Above the Fray

Seven weeks into our leadership series I would like to take a break and issue a challenge x2. We have looked at the first seven Laws of Leadership.  These aren’t qualities, they’re laws.  They don’t change.  We must change if we want to be GREAT LEADERS.

  • CHALLENGE #1 – Of the first seven laws, which one has been the most revealing? Each message had an ACTION step.  Which one have you taken?  Leadership is not about knowing, it’s about doing.

Are you Above the Fray?  Are you Above the Fray of rumors, innuendos and scuttlebutt?  Do you hold yourself accountable to professional behavior always?  Do you draw attention to yourself though poor decisions and make yourself part of the story?  The pathway to being a GREAT LEADER is Above the Fray.  It is about self-discipline.

Last week, the Vice President of the United States was ridiculed for holding himself to a standard by which he will not dine alone with any other woman other than his wife. Rather than admiring a man for such self-discipline, he has been ridiculed in the news media as if he can’t be trusted.  Really!?!  For trying to live Above the Fray?

I have two similar “standards” that I hold myself accountable to.  I won’t ride in a car with a woman that is not my wife.  Now I have, but not without being uncomfortable the entire time.  I also will not give someone else’s children a ride somewhere without one of my own in the car with me. Why?  Because I can’t be trusted or don’t trust myself?  Nope.  I think we all know better.  I simply want to live Above the Fray.

Those are just two examples of many that I hold myself accountable to.  Living Above the Fray is hard to do.  Sometimes it seems unfair and that your there alone.  Dealing with employees, regulations, laws, rules and life can be exhausting.  It’s next to impossible to live Above the Fray all the time.  But when you choose to live Above the Fray you feel good about yourself, nothing really fazes you and you can respond to the daily stuff with patience, understanding and a sense of humor.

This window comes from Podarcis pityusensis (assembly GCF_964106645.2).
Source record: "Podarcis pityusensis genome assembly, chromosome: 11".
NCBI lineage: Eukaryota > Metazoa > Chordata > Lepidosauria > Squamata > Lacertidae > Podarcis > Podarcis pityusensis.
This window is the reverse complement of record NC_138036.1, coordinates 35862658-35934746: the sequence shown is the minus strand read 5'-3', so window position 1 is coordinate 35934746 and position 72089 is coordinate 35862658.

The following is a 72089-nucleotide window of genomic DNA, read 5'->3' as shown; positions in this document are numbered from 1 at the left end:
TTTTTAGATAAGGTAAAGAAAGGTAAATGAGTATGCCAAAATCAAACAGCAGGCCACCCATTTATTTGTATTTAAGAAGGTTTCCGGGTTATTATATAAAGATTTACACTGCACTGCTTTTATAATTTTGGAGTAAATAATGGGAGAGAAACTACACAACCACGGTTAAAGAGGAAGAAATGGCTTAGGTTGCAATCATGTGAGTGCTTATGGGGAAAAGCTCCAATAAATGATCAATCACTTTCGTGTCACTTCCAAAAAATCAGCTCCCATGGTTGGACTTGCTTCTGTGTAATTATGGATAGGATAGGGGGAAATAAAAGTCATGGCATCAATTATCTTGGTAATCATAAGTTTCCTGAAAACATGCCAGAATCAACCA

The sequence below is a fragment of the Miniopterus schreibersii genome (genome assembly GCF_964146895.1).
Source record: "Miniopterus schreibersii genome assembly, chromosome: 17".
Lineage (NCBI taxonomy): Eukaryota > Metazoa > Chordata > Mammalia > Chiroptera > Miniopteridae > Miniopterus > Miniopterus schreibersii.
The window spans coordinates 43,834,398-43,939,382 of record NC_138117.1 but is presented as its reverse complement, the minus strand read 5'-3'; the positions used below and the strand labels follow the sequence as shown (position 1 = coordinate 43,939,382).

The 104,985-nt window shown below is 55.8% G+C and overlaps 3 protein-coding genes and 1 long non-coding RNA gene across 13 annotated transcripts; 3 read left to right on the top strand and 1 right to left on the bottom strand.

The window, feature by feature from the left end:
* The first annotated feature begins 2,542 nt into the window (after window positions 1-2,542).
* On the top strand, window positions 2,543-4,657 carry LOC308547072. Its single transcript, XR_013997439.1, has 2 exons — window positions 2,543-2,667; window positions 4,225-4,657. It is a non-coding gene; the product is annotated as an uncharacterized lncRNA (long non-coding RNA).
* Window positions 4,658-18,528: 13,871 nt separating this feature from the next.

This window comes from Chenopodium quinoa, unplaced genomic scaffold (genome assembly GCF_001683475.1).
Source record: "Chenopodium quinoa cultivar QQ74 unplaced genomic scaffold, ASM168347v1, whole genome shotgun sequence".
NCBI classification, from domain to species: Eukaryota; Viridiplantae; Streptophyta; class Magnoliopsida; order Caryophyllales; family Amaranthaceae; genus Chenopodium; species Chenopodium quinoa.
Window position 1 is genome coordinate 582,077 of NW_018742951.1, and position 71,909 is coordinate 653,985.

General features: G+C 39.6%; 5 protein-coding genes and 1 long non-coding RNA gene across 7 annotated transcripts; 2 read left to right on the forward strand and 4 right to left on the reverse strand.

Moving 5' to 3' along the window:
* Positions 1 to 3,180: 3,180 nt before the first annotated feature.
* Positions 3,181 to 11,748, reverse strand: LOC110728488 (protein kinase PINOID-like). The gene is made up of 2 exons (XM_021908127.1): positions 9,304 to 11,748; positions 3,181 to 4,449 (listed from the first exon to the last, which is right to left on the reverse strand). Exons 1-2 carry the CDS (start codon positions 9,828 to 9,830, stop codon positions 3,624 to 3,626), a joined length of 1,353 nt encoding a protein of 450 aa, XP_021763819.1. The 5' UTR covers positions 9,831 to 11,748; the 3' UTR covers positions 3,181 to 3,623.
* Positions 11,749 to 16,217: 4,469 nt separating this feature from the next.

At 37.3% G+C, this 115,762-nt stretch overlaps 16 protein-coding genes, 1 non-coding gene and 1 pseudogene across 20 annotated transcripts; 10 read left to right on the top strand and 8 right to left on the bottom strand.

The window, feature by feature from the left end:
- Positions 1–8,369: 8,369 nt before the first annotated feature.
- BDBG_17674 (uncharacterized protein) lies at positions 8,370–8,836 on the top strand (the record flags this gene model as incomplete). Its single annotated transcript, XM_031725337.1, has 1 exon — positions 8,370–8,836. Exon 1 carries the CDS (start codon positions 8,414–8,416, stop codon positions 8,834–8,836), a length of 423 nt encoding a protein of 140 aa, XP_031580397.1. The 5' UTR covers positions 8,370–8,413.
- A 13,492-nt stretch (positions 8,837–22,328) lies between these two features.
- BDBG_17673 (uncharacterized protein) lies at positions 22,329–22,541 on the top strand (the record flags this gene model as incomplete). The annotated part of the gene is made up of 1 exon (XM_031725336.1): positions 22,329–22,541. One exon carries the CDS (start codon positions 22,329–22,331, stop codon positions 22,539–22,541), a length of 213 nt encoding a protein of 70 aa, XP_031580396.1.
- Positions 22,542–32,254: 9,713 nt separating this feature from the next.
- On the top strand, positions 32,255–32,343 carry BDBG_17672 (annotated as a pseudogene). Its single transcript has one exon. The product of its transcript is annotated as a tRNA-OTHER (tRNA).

But living in the fray has its benefits also.  You can be argumentative, stressed, exhausted, resentful and deflect responsibility. It’s when you insist on being right or when your fuse is so short that you feel justified in having your own little tantrum. When you are in the fray, you’re in the grip of fight or flight emotions and your boss/employee or guest looks like the enemy.

If we choose to be Above the Fray we will need to be courageous, have vision, be adaptable, committed to continuous improvement and always be authentic.  We will need to hold ourselves accountable to the H5H values and the standards within our respective restaurant operation.  It means we will support, back up and challenge the other leaders in our business to be better tomorrow than we were today.  It means we stop finding fault and find solutions.  It means that we forgive missteps and offer second chances.  It means we don’t throw in the towel but we throw down the gauntlet on being better.  It means we don’t lower our standards but we raise people up to the standard.  It means that we are willing to do what the average leader is not willing to do.

  • CHALLENGE #2 – Are you willing to put in writing that you will begin to adopt the self-discipline to live Above the Fray?

There are many important qualities that can contribute to a person’s achievements and happiness, but there is only one that begets sustainable, long-term success in all aspects of life: self-discipline. Whether in terms of your diet, fitness, work ethic or relationships, self-discipline is the number one trait needed to accomplish goals, lead a healthy lifestyle, be happy and, ultimately, live Above the Fray.

I look forward to reading your responses to this post.

Lead The Way!